Likely new Dutch Eurogroup boss is austere and unknown
Dutch Finance Minister Jeroen Dijsselbloem's reputation as a slightly stuffy bridge-builder will serve him well if, as expected, he becomes the head of the Eurogroup, coordinating austerity policies in the crisis-hit eurozone.
But Dijsselbloem, 46, will have just 11 weeks of ministerial experience on Monday, when the relative unknown is tipped to begin leading the battle against the 17-member eurozone's worst crisis ever.
The Dutchman announced his apparent sole candidacy to parliament on Thursday, and now appears set to get the job.
"A staggering strategist," according to Dutch financial daily the Financieele Dagblad, Dijsselbloem -- pronounced 'day-sell-bloom' -- is also, says the centre-left De Volkskrant, "a little stuffy and as loyal as a guide dog."
Protestant daily Trouw describes the curly haired minister with a slightly pinched face as "a likeable man behind a mask of rigidity."
"He's an affable man in private but always very serious when you talk about work," said Staf Depla, who along with Dijsselbloem and current Labour leader Diederick Samsom was part of the so-called "Red Engineers".
The three men took their name from their scientific backgrounds -- Dijsselbloem studied agricultural economics in the Netherlands and business economics in Ireland -- and campaigned for 2003 elections by visiting low-income neighbourhoods and calling for better integration of Muslim immigrants.
Campaigning in appropriately red jumpsuits, the trio shocked the Labour (PvdA) party's old guard by suggesting that immigrants had duties and should be educated about Dutch society -- ideas more usually associated with the far-right.
Dijsselbloem acquired a reputation as a strategist, quietly working away from the limelight, and for years held planning roles within the Labour party.
His focus was on education, healthcare, asylum policy and youth -- but not finance or the economy.
"He doesn't yet have much experience (in finance) and he will have to listen carefully to what the other (eurozone finance) ministers say," said Thomas Cool, a former economist with the Dutch Central Statistics Office (CBS).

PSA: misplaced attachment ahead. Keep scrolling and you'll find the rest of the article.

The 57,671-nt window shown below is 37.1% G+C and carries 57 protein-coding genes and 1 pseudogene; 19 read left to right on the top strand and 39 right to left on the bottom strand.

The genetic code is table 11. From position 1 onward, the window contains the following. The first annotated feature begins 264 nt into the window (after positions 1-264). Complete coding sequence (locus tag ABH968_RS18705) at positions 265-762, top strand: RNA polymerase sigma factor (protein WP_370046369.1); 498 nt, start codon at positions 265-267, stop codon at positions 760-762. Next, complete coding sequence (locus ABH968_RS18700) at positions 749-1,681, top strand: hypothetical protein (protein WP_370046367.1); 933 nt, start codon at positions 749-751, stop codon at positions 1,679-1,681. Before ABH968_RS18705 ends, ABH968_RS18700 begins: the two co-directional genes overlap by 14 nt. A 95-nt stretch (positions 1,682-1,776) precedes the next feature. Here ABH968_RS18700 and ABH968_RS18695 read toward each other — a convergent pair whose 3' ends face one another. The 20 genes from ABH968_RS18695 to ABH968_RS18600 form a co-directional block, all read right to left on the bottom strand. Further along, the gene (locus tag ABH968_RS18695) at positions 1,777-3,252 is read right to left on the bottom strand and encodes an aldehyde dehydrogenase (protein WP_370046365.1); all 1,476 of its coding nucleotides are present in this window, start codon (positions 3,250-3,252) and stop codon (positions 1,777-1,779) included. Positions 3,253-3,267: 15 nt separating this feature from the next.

"But he is very able," Cool told AFP.
Positioned on the Labour party's right, Dijsselbloem shares his party's pro-European vision, backing balanced budgets and austerity measures.
He emerged as a compromise candidate because he comes from one of the few remaining top AAA-rated countries, which is also a founding EU member, he is Social Democrat like the government in France, and backs austerity like Germany.
But some commentators have said Dijsselbloem could become a key ally for French President Francois Hollande in his battle against German-led austerity.
"He could perhaps be seen as some sort of ally for France against Germany -- but in the end he will push the Dutch cabinet's line," which has in the past echoed German sentiment, Cool said.
Like some other top EU officials, the most remarkable thing about Dijsselbloem is how little known he is, even in the Netherlands.
"Dijsselbloem is a blank page and choosing him as finance minister was a surprise because he's never had a financial profile as a politician," said Bas Jacobs, economist at Rotterdam's Erasmus University.
"It's too early really to have a proper idea of what he thinks and what he does, what his financial and economic positions are, what his position is on the euro, he hasn't really spoken about it," said Jacobs. "It's a big mystery to me."
His low-profile led French Finance Minister Pierre Moscovici to demand on Wednesday that Dijsselbloem explain his vision for the eurozone.
Dijsselbloem was born in the eastern city of Eindhoven, into a largely apolitical family.
His political awakening came aged 15 when he took part, against his parents' will, in a protest against a Cold War missile installation in 1983.
He was raised in a Catholic environment and many of his family members, including his parents, grandmother, uncle and aunts, were teachers.
Before becoming minister, Dijsselbloem was best known in the Netherlands for arguing in parliament for less violent music videos on MTV, based upon his experiences visiting immigrant neighbourhoods, acquiring the nickname of "moral knight".
A father to a teenaged son and daughter, Dijsselbloem has cited Dutch left-wing wartime leader Wiardi Beckman, who died in Dachau after being arrested by the Nazis in 1942, as his greatest political inspiration.
He is also an admirer of trumpet great Miles Davis and of British comedy series "Monty Python's Flying Circus".
In an interview at the end of December, Dijsselbloem told De Volkskrant that as finance minister he was "Father Christmas in reverse."
"Because I have to make sure that no presents are handed out, and that everyone pays up on time," he said of the unenviable role that he will now have to bring to bear upon the eurozone.
© 2013 AFP